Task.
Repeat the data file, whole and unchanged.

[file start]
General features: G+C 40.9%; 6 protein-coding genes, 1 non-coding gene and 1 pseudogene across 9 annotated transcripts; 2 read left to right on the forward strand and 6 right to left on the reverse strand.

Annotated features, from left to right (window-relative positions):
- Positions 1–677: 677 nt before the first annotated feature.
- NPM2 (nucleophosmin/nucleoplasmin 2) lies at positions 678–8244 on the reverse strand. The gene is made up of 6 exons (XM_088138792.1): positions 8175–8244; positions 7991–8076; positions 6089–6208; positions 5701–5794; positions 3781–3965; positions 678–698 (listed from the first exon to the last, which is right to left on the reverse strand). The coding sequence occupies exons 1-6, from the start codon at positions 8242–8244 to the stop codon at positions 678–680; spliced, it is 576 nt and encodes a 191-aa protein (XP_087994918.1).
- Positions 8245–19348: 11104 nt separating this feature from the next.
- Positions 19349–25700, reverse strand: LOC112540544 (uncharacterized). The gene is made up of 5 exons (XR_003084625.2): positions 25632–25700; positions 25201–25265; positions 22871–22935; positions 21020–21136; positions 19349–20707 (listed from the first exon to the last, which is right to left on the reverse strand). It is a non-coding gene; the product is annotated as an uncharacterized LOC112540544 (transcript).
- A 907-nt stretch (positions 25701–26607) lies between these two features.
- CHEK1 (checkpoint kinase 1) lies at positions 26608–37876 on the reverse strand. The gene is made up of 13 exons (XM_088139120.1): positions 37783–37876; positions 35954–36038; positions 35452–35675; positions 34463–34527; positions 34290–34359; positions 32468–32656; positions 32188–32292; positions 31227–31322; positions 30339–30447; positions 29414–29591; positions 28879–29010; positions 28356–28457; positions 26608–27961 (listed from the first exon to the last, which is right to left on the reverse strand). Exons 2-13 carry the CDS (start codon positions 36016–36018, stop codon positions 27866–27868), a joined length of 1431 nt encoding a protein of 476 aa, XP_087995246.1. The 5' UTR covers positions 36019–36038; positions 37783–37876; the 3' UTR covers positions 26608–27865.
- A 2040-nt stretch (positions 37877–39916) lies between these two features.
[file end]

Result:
General features: G+C 40.9%; 6 protein-coding genes, 1 non-coding gene and 1 pseudogene across 9 annotated transcripts; 2 read left to right on the forward strand and 6 right to left on the reverse strand.

Annotated features, from left to right (window-relative positions):
- Positions 1–677: 677 nt before the first annotated feature.
- NPM2 (nucleophosmin/nucleoplasmin 2) lies at positions 678–8244 on the reverse strand. The gene is made up of 6 exons (XM_088138792.1): positions 8175–8244; positions 7991–8076; positions 6089–6208; positions 5701–5794; positions 3781–3965; positions 678–698 (listed from the first exon to the last, which is right to left on the reverse strand). The coding sequence occupies exons 1-6, from the start codon at positions 8242–8244 to the stop codon at positions 678–680; spliced, it is 576 nt and encodes a 191-aa protein (XP_087994918.1).
- Positions 8245–19348: 11104 nt separating this feature from the next.
- Positions 19349–25700, reverse strand: LOC112540544 (uncharacterized). The gene is made up of 5 exons (XR_003084625.2): positions 25632–25700; positions 25201–25265; positions 22871–22935; positions 21020–21136; positions 19349–20707 (listed from the first exon to the last, which is right to left on the reverse strand). It is a non-coding gene; the product is annotated as an uncharacterized LOC112540544 (transcript).
- A 907-nt stretch (positions 25701–26607) lies between these two features.
- CHEK1 (checkpoint kinase 1) lies at positions 26608–37876 on the reverse strand. The gene is made up of 13 exons (XM_088139120.1): positions 37783–37876; positions 35954–36038; positions 35452–35675; positions 34463–34527; positions 34290–34359; positions 32468–32656; positions 32188–32292; positions 31227–31322; positions 30339–30447; positions 29414–29591; positions 28879–29010; positions 28356–28457; positions 26608–27961 (listed from the first exon to the last, which is right to left on the reverse strand). Exons 2-13 carry the CDS (start codon positions 36016–36018, stop codon positions 27866–27868), a joined length of 1431 nt encoding a protein of 476 aa, XP_087995246.1. The 5' UTR covers positions 36019–36038; positions 37783–37876; the 3' UTR covers positions 26608–27865.
- A 2040-nt stretch (positions 37877–39916) lies between these two features.